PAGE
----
Wednesday, 23 July 2014

A Denial of Service Attack to UMTS Networks Using SIM-Less Devices

One of the fundamental security elements in cellular networks is the authentication procedure performed by means of the Subscriber Identity Module that is required to grant access to network services and hence protect the network from unauthorized usage. Nonetheless, in this work we present a new kind of denial of service attack based on properly crafted SIM less devices that, without any kind of authentication and by exploiting some specific features and performance bottlenecks of the UMTS network attachment process, are potentially capable of introducing significant service degradation up to disrupting large sections of the cellular network coverage. The knowledge of this attack can be exploited by several applications both in security and in network equipment manufacturing sectors.

The complexity of the mobile network structure may hide both unknown and known vulnerabilities that proper analysis tools and formal techniques can unveil. Beyond protocol-specific vulnerabilities, the same network complexity may also hide potential performance bottlenecks in signaling protocols or control applications/ components that can be exploited by several kinds of Denial of Service (DoS) attacks in order to tear down critical service subsystems or overwhelm them with large number of requests, exhausting the resources needed to ensure network operations. The effects, in terms of coverage, of DoS attacks progressively increase when moving from physical (i.e., using a radio jammer) towards the upper layers (i.e., affecting application-level subsystems serving large portion of the cellular network). Luckily, most of the known attacks are not easy to implement since they require a very large number of mobile cooperating devices (usually several thousands) or access to
internal MNO facilities to be really effective. Nonetheless, the potential impact of these attacks on mobile phone networks has not been sufficiently assessed and needs further study.
·       DoS attacks progressively increase when moving from physical (i.e., using a radio jammer) towards the upper layers.
This work, by focusing on the node attachment procedure in Universal Mobile Telecommunications System (UMTS) infrastructures, shows that it is possible to mount a full-fledged DoS attack potentially capable of shutting down large sections of the network coverage without the need of hijacking or controlling actual users’ terminals, as well as that the number of devices necessary to make such an attack effective is limited to a few hundred ones. This attack exclusively operates at the user-level by relying on unavoidable protocol-level signaling features so that no hacking on intra-operator facilities is needed. It is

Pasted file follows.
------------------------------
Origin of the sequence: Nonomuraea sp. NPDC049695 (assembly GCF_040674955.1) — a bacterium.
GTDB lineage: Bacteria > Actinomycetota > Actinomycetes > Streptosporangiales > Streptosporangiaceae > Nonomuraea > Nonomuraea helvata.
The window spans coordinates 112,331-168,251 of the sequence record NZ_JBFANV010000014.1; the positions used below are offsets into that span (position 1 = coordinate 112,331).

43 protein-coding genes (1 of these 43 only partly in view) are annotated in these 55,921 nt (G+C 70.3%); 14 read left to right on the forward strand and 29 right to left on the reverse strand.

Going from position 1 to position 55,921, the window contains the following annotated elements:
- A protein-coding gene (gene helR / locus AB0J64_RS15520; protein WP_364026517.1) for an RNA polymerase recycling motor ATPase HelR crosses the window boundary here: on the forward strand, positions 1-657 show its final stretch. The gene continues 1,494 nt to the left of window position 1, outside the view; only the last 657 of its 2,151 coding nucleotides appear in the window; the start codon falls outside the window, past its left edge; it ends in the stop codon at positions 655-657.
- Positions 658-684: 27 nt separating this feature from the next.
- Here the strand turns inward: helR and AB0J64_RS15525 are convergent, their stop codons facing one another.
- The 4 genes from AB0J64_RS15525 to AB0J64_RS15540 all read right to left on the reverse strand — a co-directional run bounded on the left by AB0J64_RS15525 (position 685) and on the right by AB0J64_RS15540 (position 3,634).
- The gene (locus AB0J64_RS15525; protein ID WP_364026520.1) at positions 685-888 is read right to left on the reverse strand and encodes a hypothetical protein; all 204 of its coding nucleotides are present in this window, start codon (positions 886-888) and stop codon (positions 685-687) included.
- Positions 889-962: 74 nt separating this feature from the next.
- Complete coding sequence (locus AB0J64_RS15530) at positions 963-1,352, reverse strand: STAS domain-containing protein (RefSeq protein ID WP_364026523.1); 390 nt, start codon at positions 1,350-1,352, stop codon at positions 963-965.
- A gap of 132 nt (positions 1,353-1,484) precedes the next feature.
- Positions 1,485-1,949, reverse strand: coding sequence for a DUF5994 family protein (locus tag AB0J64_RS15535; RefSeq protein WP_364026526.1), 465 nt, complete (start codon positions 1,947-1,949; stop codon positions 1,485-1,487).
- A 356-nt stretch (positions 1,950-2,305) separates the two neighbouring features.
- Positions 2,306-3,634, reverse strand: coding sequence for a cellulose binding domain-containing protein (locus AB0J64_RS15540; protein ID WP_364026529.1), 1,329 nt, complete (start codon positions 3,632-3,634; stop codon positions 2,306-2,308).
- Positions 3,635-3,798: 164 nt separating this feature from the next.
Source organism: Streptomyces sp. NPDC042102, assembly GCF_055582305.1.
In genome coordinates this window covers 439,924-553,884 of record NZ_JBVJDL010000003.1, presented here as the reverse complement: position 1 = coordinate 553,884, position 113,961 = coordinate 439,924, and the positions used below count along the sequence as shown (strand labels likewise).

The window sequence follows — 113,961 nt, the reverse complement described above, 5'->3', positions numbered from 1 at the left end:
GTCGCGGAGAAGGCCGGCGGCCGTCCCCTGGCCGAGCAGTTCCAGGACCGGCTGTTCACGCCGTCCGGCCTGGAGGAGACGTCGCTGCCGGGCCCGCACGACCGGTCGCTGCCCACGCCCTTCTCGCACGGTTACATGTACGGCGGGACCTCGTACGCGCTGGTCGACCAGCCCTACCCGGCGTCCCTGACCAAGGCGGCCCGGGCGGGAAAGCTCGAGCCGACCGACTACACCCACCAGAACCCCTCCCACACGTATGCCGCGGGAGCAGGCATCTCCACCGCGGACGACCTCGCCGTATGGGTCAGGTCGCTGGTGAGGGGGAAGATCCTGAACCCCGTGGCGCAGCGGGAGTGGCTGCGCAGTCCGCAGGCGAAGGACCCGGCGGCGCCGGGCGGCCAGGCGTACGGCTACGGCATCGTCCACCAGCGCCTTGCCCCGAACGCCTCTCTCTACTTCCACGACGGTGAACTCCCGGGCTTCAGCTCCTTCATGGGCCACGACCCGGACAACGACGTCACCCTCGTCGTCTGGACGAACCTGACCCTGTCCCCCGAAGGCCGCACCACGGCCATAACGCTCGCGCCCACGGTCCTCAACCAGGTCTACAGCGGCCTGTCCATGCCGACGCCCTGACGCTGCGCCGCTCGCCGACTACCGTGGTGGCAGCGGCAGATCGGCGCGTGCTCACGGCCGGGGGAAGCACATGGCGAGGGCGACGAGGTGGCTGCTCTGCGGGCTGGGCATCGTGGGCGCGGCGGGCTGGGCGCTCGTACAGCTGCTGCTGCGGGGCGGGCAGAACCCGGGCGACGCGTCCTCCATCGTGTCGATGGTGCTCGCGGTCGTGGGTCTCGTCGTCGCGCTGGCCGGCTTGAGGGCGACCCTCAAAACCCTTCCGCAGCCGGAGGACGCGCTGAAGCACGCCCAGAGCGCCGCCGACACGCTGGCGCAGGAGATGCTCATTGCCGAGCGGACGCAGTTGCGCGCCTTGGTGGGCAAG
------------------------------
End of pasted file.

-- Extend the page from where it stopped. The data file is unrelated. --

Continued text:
indirectly targeted at the Home Location Register (HLR) that is the database containing information on mobile subscribers as well as call blocking and forwarding rules, that can be overwhelmed by service requests. Since this database is a critical component, often revealing to be a major bottleneck within the overall infrastructure, an outage of its functionality may cause an interruption of other mobile services too, finally resulting in a mobile network DoS potentially leaving thousands of devices without their lifelines to the network core. Furthermore, the presented attack does not require the use of real mobile handsets equipped with valid Subscriber Identity Module (SIM) modules and needs only a limited number (a few hundreds) of UMTS radio interfaces, eventually located on a single ad-hoc device, in order to inject the signaling traffic necessary to reach a critical level of disruption on the target cellular infrastructure.

v It give rise to several applications, ranging from cyber-warfare devices, that can be used in both intelligence and military scenarios to temporarily defeat UMTS communications within specific areas, to assessment/benchmarking tools that can be extremely useful in dimensioning, through “torture test” practices, new distributed HLR solutions.



Processor             -       Pentium –IV

Speed                  -       1.1 Ghz
RAM                   -       512 MB(min)
Hard Disk            -       40 GB
Key Board           -       Standard Windows Keyboard
Mouse                 -       Two or Three Button Mouse
Monitor               -       LCD/LED
Operating system        :       Windows XP.
Coding Language       :       JAVA
Data Base                    :       MySQL
Tool                            :       Netbeans.

Alessio Merlo, Mauro Migliardi, Nicola Gobbo, Francesco Palmieri, and Aniello Castiglione, “A Denial of Service Attack to UMTS Networks Using SIM-Less Devices” IEEE TRANSACTIONS ON DEPENDABLE AND SECURE COMPUTING, VOL. 11, NO. 3, MAY-JUNE 2014.

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